Let me be clear: I do believe that God uses all things, including suffering, for the good of His people. Romans 8:28 makes that very clear. But the idea that God justifies suffering as a means to an end, I cannot accept. If you’d told me that losing my dog “would make me a better person” or “must be for the best,” I might have punched you. Glib explanations like those may contain a grain of truth, but they miss a large part of the picture and they make it sound like the suffering doesn’t matter. In the midst of my pain, I desperately needed to know that my suffering mattered to God–not because it was a piece of a plan, but because it hurt me.
I made baby steps forward during the ensuing months, but finally in November, God taught me something that restored my broken heart.
All my life, I thought that after periods of grief, God eventually brings us to a place where we say everything is okay again. Similarly, I thought that once we arrive in heaven, the hardships we experience on earth won’t matter anymore. Both of these ideas bothered me because my sufferings matter to me. No matter how good things get later, those bad things still happened, and they still hurt me.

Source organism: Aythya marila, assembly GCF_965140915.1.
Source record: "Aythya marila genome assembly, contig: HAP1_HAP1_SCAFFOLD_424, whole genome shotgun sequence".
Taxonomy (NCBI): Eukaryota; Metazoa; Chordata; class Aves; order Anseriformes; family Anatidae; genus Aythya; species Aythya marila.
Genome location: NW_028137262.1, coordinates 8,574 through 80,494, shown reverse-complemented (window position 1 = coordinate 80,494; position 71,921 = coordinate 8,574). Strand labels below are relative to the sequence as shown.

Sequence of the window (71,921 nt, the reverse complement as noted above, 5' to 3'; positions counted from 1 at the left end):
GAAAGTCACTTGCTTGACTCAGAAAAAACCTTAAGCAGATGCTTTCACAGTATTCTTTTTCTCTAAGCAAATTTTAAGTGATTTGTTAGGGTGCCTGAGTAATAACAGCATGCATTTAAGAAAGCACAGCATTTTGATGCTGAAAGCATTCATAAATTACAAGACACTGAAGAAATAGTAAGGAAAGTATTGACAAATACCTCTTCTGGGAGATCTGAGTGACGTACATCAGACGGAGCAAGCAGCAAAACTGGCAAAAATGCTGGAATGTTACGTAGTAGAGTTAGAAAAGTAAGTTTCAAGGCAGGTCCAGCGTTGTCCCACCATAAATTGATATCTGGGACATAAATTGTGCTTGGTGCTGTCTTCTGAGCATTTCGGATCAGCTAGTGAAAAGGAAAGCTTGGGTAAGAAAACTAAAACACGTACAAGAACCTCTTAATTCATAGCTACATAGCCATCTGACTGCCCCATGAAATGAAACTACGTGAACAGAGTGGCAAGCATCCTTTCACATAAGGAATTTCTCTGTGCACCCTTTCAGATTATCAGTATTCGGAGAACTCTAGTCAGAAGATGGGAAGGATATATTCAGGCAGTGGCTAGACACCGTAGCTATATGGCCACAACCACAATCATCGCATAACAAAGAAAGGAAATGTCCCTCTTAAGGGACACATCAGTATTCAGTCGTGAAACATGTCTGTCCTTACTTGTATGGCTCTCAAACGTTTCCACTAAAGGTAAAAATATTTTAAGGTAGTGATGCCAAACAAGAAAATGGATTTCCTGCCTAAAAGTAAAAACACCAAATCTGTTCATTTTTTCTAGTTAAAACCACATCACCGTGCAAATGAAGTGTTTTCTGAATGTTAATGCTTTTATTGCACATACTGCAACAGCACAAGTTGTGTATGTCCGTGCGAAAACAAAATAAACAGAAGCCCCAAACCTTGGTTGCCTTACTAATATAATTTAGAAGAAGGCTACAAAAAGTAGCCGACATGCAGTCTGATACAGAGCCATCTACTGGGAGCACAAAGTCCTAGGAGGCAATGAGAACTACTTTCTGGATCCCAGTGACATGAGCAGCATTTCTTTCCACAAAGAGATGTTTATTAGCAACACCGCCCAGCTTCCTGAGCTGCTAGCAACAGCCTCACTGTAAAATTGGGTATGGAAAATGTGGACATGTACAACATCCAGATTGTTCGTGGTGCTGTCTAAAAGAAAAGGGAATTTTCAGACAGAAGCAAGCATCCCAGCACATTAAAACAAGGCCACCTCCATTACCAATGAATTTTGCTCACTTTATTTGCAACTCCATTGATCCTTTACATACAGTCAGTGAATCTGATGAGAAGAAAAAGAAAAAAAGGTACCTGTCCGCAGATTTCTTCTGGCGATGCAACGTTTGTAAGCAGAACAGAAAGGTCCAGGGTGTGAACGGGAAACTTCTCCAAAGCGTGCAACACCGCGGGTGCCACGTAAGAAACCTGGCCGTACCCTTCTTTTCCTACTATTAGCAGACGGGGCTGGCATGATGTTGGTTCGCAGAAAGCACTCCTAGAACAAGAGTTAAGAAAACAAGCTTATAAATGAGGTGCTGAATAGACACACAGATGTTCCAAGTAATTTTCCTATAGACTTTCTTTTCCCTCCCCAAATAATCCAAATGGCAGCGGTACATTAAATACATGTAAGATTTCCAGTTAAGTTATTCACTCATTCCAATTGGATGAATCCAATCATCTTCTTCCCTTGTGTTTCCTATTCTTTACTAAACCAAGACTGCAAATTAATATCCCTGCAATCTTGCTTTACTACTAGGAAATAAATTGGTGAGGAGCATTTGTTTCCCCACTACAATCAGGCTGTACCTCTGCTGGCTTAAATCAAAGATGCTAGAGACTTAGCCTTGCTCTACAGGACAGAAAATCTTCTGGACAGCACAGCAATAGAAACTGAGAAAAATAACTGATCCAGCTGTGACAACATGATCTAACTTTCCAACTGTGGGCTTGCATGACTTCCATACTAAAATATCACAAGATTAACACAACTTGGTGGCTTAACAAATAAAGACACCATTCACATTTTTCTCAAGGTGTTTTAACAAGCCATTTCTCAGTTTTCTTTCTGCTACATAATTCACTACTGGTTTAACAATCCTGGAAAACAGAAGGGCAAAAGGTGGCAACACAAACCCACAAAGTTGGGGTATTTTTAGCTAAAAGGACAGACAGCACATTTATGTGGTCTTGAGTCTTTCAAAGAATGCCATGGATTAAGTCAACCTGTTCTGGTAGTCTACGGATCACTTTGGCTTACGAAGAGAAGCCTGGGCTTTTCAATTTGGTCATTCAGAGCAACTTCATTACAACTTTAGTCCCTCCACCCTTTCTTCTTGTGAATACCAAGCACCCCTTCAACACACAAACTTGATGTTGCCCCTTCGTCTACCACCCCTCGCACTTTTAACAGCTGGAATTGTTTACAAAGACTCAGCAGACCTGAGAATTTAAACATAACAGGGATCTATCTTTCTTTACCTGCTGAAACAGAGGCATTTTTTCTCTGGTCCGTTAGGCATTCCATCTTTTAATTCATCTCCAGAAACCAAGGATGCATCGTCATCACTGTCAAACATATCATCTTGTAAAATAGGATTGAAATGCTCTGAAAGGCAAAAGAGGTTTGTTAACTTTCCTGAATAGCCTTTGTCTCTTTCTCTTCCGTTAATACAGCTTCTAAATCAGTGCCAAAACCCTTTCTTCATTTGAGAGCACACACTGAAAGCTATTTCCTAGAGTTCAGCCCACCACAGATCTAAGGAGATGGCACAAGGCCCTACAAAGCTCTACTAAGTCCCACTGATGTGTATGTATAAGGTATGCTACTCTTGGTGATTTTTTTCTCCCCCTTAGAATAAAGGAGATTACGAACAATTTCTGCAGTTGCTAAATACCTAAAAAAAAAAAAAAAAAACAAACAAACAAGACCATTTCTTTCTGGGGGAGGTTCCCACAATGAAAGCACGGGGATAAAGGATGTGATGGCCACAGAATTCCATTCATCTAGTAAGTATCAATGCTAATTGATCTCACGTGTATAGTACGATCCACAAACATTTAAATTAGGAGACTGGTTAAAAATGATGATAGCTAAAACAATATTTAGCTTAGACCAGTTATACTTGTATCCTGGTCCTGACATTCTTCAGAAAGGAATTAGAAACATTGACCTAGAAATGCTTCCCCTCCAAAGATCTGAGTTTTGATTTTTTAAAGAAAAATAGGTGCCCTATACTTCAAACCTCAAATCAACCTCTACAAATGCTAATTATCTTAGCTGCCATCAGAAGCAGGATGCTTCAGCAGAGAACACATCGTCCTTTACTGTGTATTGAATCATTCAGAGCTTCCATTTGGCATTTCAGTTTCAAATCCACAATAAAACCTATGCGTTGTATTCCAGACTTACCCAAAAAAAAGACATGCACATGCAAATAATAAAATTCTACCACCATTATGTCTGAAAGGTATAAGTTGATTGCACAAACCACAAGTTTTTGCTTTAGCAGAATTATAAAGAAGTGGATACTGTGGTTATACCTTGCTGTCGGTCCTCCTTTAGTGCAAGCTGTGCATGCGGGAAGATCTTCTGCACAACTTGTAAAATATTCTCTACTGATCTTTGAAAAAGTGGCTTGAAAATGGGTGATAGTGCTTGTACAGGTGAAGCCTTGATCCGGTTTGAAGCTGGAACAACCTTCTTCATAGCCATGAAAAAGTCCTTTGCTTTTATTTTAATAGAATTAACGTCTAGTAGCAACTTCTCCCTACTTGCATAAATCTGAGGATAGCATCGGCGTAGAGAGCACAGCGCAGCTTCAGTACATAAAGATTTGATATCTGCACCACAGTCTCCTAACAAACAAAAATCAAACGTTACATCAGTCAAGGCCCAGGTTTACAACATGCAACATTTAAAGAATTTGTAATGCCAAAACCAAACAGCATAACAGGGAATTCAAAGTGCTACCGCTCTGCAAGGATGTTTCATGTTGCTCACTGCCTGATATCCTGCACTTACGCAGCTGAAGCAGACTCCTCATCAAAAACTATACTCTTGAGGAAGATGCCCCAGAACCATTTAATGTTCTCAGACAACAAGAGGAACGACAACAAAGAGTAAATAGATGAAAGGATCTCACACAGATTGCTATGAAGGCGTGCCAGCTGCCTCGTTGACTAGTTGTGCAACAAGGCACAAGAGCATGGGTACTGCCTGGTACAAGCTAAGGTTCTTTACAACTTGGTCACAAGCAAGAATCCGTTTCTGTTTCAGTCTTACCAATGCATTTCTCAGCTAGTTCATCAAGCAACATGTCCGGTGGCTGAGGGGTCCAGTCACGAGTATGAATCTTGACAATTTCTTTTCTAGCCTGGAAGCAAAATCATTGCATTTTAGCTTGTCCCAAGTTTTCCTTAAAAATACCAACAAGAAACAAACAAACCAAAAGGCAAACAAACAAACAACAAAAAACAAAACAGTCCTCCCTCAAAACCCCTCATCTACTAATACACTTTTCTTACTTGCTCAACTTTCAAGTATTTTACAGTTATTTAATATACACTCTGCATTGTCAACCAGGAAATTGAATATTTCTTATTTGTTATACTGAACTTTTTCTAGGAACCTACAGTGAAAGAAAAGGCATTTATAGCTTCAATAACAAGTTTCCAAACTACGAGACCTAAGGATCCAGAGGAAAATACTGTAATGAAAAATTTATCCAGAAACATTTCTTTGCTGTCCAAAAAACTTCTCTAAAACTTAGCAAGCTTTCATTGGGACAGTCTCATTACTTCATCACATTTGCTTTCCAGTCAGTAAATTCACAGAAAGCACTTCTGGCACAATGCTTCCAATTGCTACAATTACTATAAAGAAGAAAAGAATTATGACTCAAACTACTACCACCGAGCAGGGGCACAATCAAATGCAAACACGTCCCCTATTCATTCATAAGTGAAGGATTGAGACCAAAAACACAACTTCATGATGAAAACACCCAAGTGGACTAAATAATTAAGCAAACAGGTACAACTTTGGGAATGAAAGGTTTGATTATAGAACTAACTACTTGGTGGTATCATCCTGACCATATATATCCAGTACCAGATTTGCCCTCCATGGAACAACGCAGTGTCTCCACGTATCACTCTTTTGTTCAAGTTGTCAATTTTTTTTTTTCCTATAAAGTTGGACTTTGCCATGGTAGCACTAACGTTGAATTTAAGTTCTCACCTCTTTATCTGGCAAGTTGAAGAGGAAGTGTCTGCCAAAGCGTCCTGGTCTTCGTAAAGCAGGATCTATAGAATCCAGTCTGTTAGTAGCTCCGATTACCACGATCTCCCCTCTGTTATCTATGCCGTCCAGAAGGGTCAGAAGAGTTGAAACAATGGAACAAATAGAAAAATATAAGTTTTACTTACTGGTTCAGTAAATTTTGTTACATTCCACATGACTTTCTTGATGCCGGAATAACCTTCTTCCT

Now I understand that God never expects us to say the hard times are “okay,” because He never says that. God doesn’t want us to disregard the hardships; He intends to fix them! They trouble Him even more than they trouble us (see Isaiah 63:9).
Some bad things, God fixes on earth–sometimes in subtle ways, other times through miracles. Still, a lot of evil isn’t corrected in this life, but God does intend to correct it before the next life. He doesn’t bring us to heaven and say, “Look, it’s all okay now, because the ending is good.” He says, “‘Behold, I am making all things new'” (Revelation 21:5, ESV, emphasis mine).
I don’t believe that a single hardship leaves God’s mind until He corrects it. Paul wrote, “For I consider that the sufferings of this present time are not worth comparing with the glory that is to be revealed to us. For the creation waits with eager longing for the revealing of the sons of God” (Romans 8:18-19, ESV). Why would creation wait with longing if it was only going to be wiped away? No, beloved–creation waits because it is going to be remade.